Legal challenge to kosher meat ban


New Zealand's Prime Minister appears to be heading for a legal showdown with the Jewish community over a new law that bans the kosher slaughtering of animals.

The crisis, triggered by the May 27 decision to outlaw shechitah, prompted Jewish leaders to request an urgent meeting with Jewish-born John Key in an attempt to resolve the crisis. But the 30-minute meeting in Auckland last Friday concluded with the six-person delegation informing Mr Key that the small community would be left with "no option" but to take legal action "if there was no solution forthcoming".

Barring a last-minute reversal, the Conservative Prime Minister - who does not practise Judaism - faces an embarrassing confrontation in what has been described as a "test case" for shechitah. It is understood that the Kiwi community has engaged a Queen's Counsel and that legal action could be launched as early as next week.

The scandal erupted late last month when Agriculture Minister David Carter overruled advice from the National Animal Welfare Advisory Committee to exempt shechitah from a new Animal Welfare Commercial Slaughter Code.

Instead, Mr Carter decided "there are no exemptions" in the new code, mandating that all commercially killed animals must be stunned before slaughter to "ensure that the animals are treated humanely and in accordance with good practice and scientific knowledge".

Kosher meat can be imported from Australia, but no chicken is allowed in.

The crisis in New Zealand comes as the European Parliament voted last Monday to ensure all kosher meat is labelled "meat from slaughter without stunning".

The ban appears to have sparked a rift within the New Zealand community over the best strategy to manage the crisis, with some blasting the "softly, softly" approach taken thus far.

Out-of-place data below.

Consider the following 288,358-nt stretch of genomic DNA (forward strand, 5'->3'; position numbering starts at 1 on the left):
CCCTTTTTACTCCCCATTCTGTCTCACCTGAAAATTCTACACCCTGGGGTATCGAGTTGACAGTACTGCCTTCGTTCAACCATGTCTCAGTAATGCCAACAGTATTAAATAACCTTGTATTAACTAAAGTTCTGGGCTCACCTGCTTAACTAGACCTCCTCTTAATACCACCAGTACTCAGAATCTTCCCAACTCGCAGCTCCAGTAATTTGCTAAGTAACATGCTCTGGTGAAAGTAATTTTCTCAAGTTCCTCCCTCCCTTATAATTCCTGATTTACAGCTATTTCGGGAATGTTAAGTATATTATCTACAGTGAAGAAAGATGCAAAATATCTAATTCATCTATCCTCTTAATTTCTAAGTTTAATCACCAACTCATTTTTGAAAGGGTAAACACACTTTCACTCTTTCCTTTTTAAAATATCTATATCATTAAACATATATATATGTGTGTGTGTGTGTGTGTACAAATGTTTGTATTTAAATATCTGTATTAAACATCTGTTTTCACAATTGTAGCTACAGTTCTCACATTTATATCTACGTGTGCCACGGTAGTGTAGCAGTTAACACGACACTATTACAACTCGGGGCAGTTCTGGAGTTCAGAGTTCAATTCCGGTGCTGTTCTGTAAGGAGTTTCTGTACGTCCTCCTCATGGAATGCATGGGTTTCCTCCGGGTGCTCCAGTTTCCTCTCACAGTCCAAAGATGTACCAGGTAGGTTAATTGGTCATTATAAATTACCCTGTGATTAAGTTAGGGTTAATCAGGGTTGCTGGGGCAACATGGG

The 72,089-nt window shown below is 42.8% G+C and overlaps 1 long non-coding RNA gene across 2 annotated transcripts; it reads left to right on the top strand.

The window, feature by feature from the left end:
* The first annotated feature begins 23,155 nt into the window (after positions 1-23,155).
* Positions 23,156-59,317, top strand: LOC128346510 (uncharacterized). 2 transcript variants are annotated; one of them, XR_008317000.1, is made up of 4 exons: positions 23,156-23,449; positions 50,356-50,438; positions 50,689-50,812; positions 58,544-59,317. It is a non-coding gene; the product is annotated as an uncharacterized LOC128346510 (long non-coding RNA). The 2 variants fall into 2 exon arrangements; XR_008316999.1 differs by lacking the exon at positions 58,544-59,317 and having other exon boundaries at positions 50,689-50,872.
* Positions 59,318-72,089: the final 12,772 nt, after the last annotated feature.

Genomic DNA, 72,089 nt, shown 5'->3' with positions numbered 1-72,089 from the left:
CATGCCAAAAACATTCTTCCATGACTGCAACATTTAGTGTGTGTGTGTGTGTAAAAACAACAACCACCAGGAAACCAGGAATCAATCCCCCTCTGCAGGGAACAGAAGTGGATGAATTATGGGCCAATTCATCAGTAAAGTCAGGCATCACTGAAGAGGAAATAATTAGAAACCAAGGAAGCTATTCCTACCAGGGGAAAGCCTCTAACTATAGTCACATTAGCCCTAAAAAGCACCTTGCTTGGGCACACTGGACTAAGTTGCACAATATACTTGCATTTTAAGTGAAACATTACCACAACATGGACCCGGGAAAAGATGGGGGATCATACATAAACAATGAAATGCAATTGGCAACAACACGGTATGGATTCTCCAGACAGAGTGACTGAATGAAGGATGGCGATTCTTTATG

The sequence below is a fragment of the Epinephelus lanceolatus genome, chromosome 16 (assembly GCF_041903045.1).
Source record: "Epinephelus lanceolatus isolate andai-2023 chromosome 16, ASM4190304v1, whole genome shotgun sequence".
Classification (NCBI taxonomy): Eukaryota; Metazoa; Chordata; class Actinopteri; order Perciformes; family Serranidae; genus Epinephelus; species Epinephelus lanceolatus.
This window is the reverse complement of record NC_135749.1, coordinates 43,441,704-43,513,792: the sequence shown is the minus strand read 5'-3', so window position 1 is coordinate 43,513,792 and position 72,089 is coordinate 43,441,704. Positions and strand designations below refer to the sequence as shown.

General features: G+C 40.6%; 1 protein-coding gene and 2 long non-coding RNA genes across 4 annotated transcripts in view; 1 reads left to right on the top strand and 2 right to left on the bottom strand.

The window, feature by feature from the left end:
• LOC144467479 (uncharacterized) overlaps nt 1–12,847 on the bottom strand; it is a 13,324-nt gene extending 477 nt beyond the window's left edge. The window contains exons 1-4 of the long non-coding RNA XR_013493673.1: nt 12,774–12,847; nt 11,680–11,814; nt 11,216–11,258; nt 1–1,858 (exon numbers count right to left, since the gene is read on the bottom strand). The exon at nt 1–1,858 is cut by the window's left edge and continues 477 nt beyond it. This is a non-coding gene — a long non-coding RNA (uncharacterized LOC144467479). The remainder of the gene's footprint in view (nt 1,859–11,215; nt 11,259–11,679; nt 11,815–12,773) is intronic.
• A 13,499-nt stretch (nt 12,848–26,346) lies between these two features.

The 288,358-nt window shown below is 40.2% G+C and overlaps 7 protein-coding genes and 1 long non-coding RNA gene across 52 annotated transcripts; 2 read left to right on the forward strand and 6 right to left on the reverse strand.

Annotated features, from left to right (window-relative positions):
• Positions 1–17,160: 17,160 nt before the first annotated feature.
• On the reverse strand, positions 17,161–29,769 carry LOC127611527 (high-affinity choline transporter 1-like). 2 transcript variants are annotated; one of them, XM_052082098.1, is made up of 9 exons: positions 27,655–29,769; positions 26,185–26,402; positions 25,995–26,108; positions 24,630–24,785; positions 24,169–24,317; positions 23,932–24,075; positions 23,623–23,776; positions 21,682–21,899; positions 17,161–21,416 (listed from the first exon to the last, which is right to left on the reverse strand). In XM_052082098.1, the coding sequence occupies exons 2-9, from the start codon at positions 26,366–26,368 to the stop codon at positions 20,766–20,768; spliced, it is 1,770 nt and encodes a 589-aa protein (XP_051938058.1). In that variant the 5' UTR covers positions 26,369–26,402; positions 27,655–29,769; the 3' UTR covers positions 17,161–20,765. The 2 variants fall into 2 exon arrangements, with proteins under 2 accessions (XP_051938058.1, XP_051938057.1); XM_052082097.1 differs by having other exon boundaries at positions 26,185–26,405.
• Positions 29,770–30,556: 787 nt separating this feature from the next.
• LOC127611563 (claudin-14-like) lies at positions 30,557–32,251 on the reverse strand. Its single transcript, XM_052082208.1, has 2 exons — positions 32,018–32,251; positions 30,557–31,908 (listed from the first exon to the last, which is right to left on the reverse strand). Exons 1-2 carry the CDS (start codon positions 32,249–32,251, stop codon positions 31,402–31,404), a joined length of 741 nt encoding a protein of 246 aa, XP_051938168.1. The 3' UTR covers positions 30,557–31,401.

The fallout is also being closely watched in neighbouring Australia, where the Executive Council of Australian Jewry and the Organisation of Rabbis of Australasia have offered their assistance. In a diplomatically worded statement, ECAJ executive director Peter Wertheim said: "They are handling things in their own way and we are closely monitoring the situation. The denial of fundamental rights to kosher consumers in New Zealand has the potential for adverse effects further afield, including Australia."

But a senior leader said that several Australian Jewish leaders are far from satisfied at the performance of their Kiwi cousins.

"I'm terrified they've mismanaged it," he said. "They just don't have the expertise. The decisions made in New Zealand will have ramifications on how shechitah is viewed the world over. The anti-shechitah lobby won't want to lose a test case."

Shimon Cohen, a spokesman for Shechita UK, said New Zealand's Jewish leaders were in constant contact with the Office of the Chief Rabbi and Shechita UK.

New Zealand Jewish Council chairman Geoff Levy said attempts to resolve the crisis were continuing: "If we can settle the matter politically so much the better."

But he said a number of legal avenues were open to the community. The ban on shechitah appears to trample on several sections of New Zealand's Bill of Rights, which protects "the right to freedom of thought, conscience, religion, and belief" and "the right to manifest that person's religion or belief in worship, observance, practice or teaching".

The ban could also be in breach of the Animal Welfare Act, which contains provisions for religious rights, as well as the Human Rights Act, which protects against discrimination.

The meltdown in relations between the government and the small community deepened further last week when Mr Carter said in a speech: "We may have upset a relatively small religious minority, and I do appreciate their strong feelings for this issue but frankly I don't think any animal should suffer in the slaughter process."

However, New Zealand Jewish Council president Stephen Goodman said he had received an apology from Mr Carter for "any offence caused" by his remarks.

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